Further, it is contemplated that the plurality of segments or portions of the present invention could employ a suitable amount of sealing, sound dampening, structural reinforcement, or acoustic material in combination upon different surfaces of the plurality of segments within the selected area to be reinforced to achieve specific points of reinforcement, sealing, and/or sound damping depending upon the individual needs or desirability of the specific application. When activated through the application of heat, it is contemplated that a segment specific material will achieve not only structural reinforcement, but may also assist in the reduction of vibration and noise in the overall automotive body depending upon the characteristics of the chosen bonding material. In this regard, the now reinforced area, closed form, or hydroform will have increased stiffness in the cross-members, which will shift the natural frequency, measured in hertz that resonates through the automotive chassis and will reduce acoustic transmission and the ability to block or absorb noise through the use of the conjunctive acoustic, sealing, or sound damping product. By increasing the stiffness and rigidity of the cross-members, the noise and frequency of the overall engine ride vibration that occurs from the operation of the vehicle can be reduced since a shift in frequency of noise and vibration will allow resonance through the chassis. Although the use of such sealing, damping, and vibration reducing materials or media can be utilized instead of, or in conjunction with, the structural expandable material on the individual segments of the present invention, the preferred embodiment of the structural reinforcement system of the present invention utilizes a bonding material consisting of a structurally reinforcing expandable material. Use of acoustic materials in conjunction with structural may provide additional structural improvement but primarily would be incorporated to improve NVH characteristics.

It is also contemplated that the material of the present invention could be delivered and placed into contact with the segments through a variety of delivery systems which include, but are not limited to, a mechanical snap fit assembly, extrusion techniques commonly known in the art as well as a mini-applicator technique as in accordance with the teachings of commonly owned U.S. Pat. No. 5,358,397 (“Apparatus For Extruding Flowable Materials”), hereby expressly incorporated by reference. In this non-limiting embodiment, the material is at least partially coated with heat-activated material that could be structural, sealing, dampening, or acoustic in nature. This preferably heat activated material can be snap-fit onto the chosen surface or substrate; placed into beads or pellets for placement along the chosen substrate or member by means of extrusion, placed along the substrate through the use of baffle technology, die-cut according to teachings that are well known in the art, utilize pumpable application systems which could include the use of a baffle and bladder system, as well as sprayable applications.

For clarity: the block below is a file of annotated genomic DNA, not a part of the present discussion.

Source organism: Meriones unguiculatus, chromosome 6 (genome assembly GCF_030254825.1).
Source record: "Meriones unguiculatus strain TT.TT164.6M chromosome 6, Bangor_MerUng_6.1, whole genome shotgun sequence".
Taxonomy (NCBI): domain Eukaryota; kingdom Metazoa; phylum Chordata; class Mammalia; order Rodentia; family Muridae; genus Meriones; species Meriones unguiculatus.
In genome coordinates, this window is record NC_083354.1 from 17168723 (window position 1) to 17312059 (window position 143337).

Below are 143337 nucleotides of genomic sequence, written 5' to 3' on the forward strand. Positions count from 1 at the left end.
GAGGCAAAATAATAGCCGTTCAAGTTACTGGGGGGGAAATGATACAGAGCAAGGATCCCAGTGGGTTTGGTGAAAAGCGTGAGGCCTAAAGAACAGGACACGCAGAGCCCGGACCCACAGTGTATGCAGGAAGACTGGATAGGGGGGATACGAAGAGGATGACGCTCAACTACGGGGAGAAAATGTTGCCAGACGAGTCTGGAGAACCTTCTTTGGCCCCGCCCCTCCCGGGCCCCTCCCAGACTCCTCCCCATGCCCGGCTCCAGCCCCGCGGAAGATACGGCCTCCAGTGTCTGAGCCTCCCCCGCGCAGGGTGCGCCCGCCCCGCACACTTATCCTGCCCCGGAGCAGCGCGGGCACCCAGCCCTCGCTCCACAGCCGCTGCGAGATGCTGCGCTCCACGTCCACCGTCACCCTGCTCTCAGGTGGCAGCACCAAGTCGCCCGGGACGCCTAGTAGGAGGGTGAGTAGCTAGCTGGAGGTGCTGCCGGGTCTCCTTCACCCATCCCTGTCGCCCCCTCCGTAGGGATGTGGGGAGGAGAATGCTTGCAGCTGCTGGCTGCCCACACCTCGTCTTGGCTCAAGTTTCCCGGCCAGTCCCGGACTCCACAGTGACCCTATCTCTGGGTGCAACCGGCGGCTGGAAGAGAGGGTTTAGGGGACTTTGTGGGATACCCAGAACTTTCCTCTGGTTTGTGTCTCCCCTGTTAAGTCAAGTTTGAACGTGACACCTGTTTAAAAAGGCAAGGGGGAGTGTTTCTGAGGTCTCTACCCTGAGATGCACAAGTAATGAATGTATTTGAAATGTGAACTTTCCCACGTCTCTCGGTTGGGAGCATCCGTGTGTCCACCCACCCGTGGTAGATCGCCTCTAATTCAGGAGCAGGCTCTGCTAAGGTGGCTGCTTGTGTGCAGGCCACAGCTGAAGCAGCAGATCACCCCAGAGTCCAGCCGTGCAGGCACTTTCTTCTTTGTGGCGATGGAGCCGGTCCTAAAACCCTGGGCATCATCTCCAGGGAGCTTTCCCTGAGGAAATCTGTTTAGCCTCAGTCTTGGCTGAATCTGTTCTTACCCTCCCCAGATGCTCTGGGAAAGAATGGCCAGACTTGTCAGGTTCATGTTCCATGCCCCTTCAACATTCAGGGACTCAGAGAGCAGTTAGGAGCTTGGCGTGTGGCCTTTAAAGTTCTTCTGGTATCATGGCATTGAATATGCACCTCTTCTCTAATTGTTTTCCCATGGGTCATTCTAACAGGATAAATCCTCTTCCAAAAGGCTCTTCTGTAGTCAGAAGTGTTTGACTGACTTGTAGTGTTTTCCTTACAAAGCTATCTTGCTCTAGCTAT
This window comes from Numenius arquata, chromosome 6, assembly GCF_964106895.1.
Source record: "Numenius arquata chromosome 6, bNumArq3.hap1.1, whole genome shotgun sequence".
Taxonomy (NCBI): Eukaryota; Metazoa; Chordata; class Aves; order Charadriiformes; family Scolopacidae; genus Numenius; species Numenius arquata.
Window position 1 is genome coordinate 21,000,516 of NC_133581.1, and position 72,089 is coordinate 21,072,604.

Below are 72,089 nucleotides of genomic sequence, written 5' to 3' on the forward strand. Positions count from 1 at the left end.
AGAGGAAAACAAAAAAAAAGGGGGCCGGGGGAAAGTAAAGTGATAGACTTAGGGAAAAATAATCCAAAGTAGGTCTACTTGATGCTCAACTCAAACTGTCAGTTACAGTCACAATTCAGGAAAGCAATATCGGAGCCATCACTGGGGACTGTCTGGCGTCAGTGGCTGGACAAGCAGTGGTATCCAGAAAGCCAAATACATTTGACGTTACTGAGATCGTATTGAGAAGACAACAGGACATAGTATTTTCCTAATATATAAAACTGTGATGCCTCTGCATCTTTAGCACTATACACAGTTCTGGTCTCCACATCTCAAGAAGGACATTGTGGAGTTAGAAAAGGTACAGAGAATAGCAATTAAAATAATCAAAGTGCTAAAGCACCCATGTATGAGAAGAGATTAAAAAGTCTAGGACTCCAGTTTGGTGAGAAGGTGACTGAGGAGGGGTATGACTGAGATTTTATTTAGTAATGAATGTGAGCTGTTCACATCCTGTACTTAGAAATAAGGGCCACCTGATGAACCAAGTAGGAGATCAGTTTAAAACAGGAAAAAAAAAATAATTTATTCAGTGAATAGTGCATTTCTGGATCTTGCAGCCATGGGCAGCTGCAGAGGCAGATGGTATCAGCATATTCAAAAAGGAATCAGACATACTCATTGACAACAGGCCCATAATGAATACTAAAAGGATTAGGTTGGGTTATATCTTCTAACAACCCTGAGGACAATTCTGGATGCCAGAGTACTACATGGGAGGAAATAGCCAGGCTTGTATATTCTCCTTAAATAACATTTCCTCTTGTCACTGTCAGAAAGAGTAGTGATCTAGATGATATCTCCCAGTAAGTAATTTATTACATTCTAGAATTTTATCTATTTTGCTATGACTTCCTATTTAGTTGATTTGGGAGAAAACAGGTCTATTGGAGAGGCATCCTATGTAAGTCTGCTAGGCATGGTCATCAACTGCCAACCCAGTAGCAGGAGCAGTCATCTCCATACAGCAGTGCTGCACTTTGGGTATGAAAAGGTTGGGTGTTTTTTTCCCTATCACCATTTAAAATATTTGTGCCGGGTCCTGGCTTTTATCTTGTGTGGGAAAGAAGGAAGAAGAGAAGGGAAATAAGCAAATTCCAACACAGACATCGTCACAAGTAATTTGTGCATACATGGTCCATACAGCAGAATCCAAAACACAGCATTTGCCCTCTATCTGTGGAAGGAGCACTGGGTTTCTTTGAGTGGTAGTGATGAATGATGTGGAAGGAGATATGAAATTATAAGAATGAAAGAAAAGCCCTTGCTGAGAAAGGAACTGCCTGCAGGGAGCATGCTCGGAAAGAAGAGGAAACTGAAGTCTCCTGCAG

In another embodiment, the plurality of segments are composed of an injection molded nylon and provided with a suitable amount of bonding material or load transfer medium molded onto its sides in at least one location defining a portion wherein each portion is smaller in diameter than a corresponding insertable opening in the form or tube to enable placement within a cavity defined within an automotive vehicle, such as portions of a hydroform tube, hydroform rail, or other area or substrate found in an automotive vehicle which could benefit from the structural reinforcement characteristics found in the present invention. In this embodiment a plurality of modularly attachable segments or portions are utilized to provide an integrated member, having flexible characteristics relative to one another similar to the movements of an accordian, for installation within a hydrofromed rail or other area of a vehicle that would benefit from structural reinforcement. For example, a first segment or portion corresponds to, and is insertably attached to an opening located within the hydroform tube or hydrofrom rail section. A second segment or portion is modularly attachable or slideably engaged and affixed to a surface of the first segment or portion. A third segment or portion, and a plurality of portions thereafter, is then modularly attached or slideably engaged and affixed to a surface of the preceding plurality of segments. It is contemplated that the modularly attached or slideably engaged plurality of segments will still provide a certain degree of freedom or flexibility whereby the plurality of segments can flex and be shaped to fit within the contours or geometric requirements of the area to be structurally reinforced. A fixed locking member or retention means, such as a heal and toe feature, is then utilized to place or fix the plurality of segments or portions together within the area to be reinforced thereby retaining the segments. Further, the locking member could comprise tension means, such as a string, wire, chain, or cable retaining the plurality of segments with the bonding material on the exterior surface of the segments in a desired position while the system undergoes baking in an automotive painting operation. The bonding material is activated to accomplish expansion through the application of heat typically encountered in an automotive e-coat oven or other painting operation oven in the space defined between the plurality of segments or portions and the walls of the cavity selected for reinforcement. The resulting structure includes the wall structure of the hydroform tube or cavity joined to the plurality of segments with the aid of the now activated bonding material. It is contemplated that each individual segment or portion could be configured for application of a bonding material, expandable material, or sealing material applied in a variety of patterns, shapes, and thicknesses to accommodate the particular size, shape, and dimensions of the cavity corresponding to the chosen form or vehicle application.